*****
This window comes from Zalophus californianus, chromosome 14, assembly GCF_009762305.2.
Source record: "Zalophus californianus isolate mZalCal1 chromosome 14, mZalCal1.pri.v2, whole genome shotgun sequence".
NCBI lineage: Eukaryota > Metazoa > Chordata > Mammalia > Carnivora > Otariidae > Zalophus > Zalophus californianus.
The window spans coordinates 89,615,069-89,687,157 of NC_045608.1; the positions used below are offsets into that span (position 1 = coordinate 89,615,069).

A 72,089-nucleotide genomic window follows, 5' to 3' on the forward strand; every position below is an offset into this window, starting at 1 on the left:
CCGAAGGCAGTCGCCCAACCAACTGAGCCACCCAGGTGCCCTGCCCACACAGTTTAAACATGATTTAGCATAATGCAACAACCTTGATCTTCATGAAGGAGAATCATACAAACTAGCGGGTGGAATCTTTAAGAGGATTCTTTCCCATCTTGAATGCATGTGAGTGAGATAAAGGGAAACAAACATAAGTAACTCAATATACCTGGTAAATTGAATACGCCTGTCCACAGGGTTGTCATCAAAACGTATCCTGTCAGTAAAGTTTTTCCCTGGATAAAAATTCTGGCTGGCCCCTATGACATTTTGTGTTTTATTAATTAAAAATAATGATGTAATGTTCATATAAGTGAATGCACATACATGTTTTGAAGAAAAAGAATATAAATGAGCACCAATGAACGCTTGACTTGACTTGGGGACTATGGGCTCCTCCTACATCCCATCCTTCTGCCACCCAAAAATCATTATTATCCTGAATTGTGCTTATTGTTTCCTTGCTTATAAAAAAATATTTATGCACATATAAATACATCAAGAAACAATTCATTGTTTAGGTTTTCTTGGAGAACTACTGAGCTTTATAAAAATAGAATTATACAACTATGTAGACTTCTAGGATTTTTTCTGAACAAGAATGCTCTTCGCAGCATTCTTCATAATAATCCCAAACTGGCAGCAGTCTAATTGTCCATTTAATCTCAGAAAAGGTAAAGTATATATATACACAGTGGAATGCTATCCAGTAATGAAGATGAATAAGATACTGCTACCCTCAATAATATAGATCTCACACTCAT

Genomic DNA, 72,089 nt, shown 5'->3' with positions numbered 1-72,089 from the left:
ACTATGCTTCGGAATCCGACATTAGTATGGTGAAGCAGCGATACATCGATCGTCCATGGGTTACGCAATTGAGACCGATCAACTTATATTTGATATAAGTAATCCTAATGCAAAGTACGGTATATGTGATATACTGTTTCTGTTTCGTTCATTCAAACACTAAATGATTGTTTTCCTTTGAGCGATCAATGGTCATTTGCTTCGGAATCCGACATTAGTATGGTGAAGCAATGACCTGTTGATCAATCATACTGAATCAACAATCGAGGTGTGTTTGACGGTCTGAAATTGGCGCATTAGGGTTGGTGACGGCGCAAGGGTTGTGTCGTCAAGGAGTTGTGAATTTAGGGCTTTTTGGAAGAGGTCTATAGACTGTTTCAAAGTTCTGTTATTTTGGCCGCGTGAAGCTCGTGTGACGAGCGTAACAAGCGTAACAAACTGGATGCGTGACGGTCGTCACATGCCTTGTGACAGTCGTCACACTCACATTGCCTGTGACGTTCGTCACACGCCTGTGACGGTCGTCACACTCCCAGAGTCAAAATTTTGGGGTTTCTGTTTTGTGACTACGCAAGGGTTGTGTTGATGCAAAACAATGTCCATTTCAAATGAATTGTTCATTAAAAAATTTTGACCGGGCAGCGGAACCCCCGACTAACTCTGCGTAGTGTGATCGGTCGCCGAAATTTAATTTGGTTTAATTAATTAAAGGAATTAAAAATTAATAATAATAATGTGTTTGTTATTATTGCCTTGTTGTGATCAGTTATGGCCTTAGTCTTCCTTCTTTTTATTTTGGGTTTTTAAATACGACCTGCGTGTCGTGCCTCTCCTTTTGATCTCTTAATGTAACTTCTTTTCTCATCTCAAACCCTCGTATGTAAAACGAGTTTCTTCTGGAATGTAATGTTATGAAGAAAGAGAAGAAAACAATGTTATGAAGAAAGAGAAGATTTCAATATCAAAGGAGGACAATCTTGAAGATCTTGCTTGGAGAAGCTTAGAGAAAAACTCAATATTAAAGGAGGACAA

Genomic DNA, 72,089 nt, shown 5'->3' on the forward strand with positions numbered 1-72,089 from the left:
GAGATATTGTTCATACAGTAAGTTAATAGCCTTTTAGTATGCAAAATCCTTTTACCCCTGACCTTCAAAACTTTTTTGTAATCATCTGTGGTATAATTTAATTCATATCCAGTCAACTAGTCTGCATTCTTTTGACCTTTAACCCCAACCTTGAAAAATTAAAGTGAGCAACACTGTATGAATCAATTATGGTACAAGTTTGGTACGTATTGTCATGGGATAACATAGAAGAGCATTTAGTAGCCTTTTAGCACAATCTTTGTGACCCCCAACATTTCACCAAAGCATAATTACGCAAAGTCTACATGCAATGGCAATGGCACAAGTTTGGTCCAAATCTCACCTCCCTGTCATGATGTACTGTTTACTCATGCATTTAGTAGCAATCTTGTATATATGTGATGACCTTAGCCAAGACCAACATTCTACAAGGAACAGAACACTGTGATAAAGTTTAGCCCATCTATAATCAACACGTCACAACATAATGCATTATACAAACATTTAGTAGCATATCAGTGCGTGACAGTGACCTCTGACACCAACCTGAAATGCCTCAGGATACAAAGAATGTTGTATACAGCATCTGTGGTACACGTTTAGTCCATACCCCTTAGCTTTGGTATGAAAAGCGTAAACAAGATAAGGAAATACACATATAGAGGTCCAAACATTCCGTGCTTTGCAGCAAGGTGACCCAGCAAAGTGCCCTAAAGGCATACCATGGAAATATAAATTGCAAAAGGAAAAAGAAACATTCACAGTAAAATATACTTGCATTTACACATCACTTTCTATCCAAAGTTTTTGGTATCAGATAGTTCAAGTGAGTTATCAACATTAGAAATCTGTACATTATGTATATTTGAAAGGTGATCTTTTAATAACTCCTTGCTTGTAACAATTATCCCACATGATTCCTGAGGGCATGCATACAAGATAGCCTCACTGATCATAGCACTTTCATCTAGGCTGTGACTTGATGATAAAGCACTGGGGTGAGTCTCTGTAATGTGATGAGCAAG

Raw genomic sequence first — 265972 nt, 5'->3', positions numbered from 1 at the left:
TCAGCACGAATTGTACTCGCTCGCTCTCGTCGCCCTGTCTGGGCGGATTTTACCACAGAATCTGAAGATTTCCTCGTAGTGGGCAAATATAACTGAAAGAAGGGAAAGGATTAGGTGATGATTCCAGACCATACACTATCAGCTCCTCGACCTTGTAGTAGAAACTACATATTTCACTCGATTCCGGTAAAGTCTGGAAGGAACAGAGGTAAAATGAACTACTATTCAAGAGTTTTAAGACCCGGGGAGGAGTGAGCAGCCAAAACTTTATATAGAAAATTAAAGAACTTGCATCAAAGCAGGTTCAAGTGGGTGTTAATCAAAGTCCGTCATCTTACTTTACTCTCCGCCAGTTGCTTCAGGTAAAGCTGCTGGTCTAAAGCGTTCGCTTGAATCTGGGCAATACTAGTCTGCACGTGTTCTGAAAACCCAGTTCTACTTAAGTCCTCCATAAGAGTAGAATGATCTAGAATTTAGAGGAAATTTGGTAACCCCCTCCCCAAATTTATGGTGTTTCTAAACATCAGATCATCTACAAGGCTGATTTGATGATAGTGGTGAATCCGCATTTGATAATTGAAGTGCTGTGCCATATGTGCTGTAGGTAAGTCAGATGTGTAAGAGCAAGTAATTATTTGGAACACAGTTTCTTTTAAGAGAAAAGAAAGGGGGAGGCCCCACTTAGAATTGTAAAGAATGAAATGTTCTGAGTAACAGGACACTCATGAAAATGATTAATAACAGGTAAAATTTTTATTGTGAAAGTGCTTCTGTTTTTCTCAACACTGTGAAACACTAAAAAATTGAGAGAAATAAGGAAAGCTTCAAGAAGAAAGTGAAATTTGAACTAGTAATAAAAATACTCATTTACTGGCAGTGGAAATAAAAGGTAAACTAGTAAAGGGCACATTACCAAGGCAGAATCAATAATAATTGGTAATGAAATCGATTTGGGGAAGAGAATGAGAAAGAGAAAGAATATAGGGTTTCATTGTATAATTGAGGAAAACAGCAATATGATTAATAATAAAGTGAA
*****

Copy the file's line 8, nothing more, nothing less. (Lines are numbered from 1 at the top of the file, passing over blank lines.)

ACTATGCTTCGGAATCCGACATTAGTATGGTGAAGCAGCGATACATCGATCGTCCATGGGTTACGCAATTGAGACCGATCAACTTATATTTGATATAAGTAATCCTAATGCAAAGTACGGTATATGTGATATACTGTTTCTGTTTCGTTCATTCAAACACTAAATGATTGTTTTCCTTTGAGCGATCAATGGTCATTTGCTTCGGAATCCGACATTAGTATGGTGAAGCAATGACCTGTTGATCAATCATACTGAATCAACAATCGAGGTGTGTTTGACGGTCTGAAATTGGCGCATTAGGGTTGGTGACGGCGCAAGGGTTGTGTCGTCAAGGAGTTGTGAATTTAGGGCTTTTTGGAAGAGGTCTATAGACTGTTTCAAAGTTCTGTTATTTTGGCCGCGTGAAGCTCGTGTGACGAGCGTAACAAGCGTAACAAACTGGATGCGTGACGGTCGTCACATGCCTTGTGACAGTCGTCACACTCACATTGCCTGTGACGTTCGTCACACGCCTGTGACGGTCGTCACACTCCCAGAGTCAAAATTTTGGGGTTTCTGTTTTGTGACTACGCAAGGGTTGTGTTGATGCAAAACAATGTCCATTTCAAATGAATTGTTCATTAAAAAATTTTGACCGGGCAGCGGAACCCCCGACTAACTCTGCGTAGTGTGATCGGTCGCCGAAATTTAATTTGGTTTAATTAATTAAAGGAATTAAAAATTAATAATAATAATGTGTTTGTTATTATTGCCTTGTTGTGATCAGTTATGGCCTTAGTCTTCCTTCTTTTTATTTTGGGTTTTTAAATACGACCTGCGTGTCGTGCCTCTCCTTTTGATCTCTTAATGTAACTTCTTTTCTCATCTCAAACCCTCGTATGTAAAACGAGTTTCTTCTGGAATGTAATGTTATGAAGAAAGAGAAGAAAACAATGTTATGAAGAAAGAGAAGATTTCAATATCAAAGGAGGACAATCTTGAAGATCTTGCTTGGAGAAGCTTAGAGAAAAACTCAATATTAAAGGAGGACAA